Setting as a Character
Lesson time 12:36 min
Learn how to approach place with the same depth and description as you would for any of your characters.
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Topics include: Treating Place as Character · Consider the Relationship Between Time and Place · Write From a Place of Deep Feeling · Try Writing Place Without Adjectives · Create a Vision of Place
SALMAN RUSHDIE: The way of avoiding clichÃ© is to really look into yourself and to see what it is about that place that is significant to you and write out of that feeling. And then you will write something good. [MUSIC PLAYING] There are novels which so relish the world they're set in, whether it's Paris or Vienna or New York or wherever it may be, that the portrayal of the place is as done with as much love and care as the portrayal of any of the people in the place. And the way in which people live in that place, the place interacts with them and is like a character. You know, and I really like that because for me, place is very, very important. I think it may be because my own place in the world has changed quite a lot. I grew up in Bombay. I mean, I've lived for roughly equal chunks of my life in Bombay, London, and New York, and three very different realities. It has the advantage that it allows me-- it gives me the freedom to set stories in many places. But it also makes me worry about the ground beneath my feet. You know, and that's to say when a writer is deeply rooted in one place, they can write about that place with complete ownership. This is my place. The migrant writer, there's always a question mark above the place that they're in and belonging, the ability to belong, the willingness of people to accept that they belong, et cetera. So I've felt the need to, literally in a book, to create the ground that the book stands on. And only when I've done that can I begin to have characters moving around in it. So for me, the place comes first, always. It doesn't have to be a city. It doesn't have to be a country. It can be a street. It could be a cafe. It can be the bedroom in which you were a child. It could also be a lost place because places are lost for two reasons, either because you can't go back there because of exile or whatever it might be, or because the place itself has changed so much that it is no longer the place you remembered. And maybe what you want to do in your writing is to recreate it, you know, to allow it to exist on your page in the way that it actually no longer exists in the world. For example, Balzac's novel, "EugÃ©nie Grandet," he sets it up. You know, he describes first the town in which he lives, the neighborhood of the town, what that's like, the house in the neighborhood in which she lives. And by the time you get to hers in a room inside the house, he's already created for you a lot of the context of her life, you know, and that her life then takes place in that context. He's built the world first, and he's told you, we're going to have a story which inhabits this world. Tolkien does the same thing in a different way. You know, in a hole in the ground lived a hobbit. You already know what you're in for. So that's, I would say, the best the best advice I can give is to set it up, right from the outset, the kind of story you're going to tell. [MUSIC PLAYING] When you're de...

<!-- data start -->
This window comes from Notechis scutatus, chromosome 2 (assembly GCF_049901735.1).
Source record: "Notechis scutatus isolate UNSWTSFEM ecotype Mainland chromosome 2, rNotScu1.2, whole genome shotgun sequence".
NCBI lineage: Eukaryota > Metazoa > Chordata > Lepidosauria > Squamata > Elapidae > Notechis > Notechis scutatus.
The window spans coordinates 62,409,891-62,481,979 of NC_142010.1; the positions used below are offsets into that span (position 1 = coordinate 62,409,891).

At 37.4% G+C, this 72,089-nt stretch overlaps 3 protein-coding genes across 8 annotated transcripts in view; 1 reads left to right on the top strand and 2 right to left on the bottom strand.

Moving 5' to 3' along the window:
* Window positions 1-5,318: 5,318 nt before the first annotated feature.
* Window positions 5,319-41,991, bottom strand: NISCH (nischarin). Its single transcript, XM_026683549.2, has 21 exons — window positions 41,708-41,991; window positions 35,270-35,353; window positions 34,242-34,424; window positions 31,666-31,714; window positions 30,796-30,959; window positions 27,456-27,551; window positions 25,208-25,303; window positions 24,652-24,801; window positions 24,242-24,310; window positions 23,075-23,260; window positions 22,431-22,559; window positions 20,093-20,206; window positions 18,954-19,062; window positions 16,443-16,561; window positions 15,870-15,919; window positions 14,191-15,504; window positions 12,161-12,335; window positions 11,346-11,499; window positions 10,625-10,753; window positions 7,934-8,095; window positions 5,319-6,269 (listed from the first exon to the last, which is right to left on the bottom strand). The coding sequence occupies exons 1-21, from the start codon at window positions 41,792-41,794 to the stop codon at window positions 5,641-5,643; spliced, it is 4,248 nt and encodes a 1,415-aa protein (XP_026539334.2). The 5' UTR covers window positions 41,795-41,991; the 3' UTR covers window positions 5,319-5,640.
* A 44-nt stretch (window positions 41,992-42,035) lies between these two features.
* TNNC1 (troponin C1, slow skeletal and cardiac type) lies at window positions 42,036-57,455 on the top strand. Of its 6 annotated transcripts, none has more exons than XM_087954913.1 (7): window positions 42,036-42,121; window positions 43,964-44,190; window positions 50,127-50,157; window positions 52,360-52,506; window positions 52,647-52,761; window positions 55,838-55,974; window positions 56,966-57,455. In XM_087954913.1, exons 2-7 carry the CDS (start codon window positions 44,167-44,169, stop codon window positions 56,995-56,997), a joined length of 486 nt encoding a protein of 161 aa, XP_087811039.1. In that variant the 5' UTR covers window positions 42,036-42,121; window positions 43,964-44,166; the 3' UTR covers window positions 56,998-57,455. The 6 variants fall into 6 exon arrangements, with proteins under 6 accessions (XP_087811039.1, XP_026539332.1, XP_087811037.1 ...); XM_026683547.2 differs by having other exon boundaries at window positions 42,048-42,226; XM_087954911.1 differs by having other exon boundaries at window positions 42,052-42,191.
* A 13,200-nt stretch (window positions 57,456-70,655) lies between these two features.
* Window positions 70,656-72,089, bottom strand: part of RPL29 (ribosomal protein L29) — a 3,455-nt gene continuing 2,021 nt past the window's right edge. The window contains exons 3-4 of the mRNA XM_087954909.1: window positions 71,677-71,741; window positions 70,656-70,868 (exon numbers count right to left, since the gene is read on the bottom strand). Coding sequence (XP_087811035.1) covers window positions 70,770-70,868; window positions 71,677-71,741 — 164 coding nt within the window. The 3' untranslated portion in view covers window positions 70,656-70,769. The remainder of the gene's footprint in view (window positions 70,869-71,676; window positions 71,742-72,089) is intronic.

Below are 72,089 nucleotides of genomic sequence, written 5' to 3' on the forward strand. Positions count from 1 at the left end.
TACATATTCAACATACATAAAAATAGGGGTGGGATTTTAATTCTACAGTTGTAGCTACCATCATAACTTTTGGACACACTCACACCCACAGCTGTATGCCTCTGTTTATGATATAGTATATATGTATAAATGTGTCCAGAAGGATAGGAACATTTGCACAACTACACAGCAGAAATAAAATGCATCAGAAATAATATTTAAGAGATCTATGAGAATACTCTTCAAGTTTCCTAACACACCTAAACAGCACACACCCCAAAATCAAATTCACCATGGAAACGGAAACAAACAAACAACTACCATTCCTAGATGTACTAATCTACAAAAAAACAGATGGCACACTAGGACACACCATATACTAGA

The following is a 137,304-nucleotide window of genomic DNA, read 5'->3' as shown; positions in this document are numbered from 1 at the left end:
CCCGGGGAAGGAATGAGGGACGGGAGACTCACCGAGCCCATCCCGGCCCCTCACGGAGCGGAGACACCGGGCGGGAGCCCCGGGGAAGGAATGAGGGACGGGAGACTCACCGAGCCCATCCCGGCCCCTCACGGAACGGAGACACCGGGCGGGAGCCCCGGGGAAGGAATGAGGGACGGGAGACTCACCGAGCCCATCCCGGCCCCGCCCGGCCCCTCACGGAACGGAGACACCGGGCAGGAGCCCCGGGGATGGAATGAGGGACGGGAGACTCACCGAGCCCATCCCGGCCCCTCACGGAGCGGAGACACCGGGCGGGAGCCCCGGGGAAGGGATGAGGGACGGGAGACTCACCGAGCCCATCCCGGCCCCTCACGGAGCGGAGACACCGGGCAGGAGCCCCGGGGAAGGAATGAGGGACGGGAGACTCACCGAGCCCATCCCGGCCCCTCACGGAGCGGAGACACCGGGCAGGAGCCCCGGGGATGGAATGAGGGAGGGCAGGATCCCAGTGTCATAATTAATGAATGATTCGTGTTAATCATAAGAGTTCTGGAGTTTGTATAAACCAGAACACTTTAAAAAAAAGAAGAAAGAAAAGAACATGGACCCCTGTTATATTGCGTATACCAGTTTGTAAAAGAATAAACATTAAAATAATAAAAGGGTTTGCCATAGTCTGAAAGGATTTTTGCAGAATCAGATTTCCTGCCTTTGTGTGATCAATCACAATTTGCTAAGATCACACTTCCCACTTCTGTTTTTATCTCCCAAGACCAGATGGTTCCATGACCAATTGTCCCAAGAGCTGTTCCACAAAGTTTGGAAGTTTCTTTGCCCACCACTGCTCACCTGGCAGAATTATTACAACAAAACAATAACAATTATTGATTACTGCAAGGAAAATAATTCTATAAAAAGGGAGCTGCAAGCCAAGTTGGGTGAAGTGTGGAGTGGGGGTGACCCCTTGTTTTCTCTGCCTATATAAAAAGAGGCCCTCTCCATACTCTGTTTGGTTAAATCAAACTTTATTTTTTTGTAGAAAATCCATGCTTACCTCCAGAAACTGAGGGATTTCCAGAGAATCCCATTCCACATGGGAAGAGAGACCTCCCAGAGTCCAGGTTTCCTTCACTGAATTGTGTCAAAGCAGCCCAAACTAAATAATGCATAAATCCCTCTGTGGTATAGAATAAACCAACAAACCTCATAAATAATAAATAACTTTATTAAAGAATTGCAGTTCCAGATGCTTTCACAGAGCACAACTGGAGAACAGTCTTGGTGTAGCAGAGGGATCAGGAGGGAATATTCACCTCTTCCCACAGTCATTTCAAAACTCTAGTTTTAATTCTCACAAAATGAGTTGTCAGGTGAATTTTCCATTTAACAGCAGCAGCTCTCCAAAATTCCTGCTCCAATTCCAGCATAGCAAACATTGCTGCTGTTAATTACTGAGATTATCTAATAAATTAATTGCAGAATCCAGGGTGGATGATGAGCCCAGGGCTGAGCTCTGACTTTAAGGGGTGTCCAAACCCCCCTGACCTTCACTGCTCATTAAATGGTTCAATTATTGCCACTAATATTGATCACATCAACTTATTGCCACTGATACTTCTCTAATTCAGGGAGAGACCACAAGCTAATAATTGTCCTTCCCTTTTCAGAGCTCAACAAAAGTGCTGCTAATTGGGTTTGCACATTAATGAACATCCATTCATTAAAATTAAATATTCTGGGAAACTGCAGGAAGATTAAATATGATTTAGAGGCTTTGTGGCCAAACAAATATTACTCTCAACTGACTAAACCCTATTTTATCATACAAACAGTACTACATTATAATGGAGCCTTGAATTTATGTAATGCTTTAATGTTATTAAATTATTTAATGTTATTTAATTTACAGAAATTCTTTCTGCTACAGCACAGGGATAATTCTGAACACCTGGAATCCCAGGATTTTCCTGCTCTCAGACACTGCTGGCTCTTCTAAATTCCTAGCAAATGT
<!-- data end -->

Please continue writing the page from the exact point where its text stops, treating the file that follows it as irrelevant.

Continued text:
About the Instructor
To the delight of readers across the globe, Salman Rushdie’s genre-defying novels have brought surreal and magical realms to life for decades. Now the Booker Prize–winning author teaches you the art and craft of storytelling. Learn how to draw from your own experiences to build vivid worlds, authentic characters, and complex plots. There are extraordinary stories that only you can write—start sharing them.
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Booker Prize winner Salman Rushdie teaches you his techniques for crafting believable characters, vivid worlds, and spellbinding stories.Explore the Class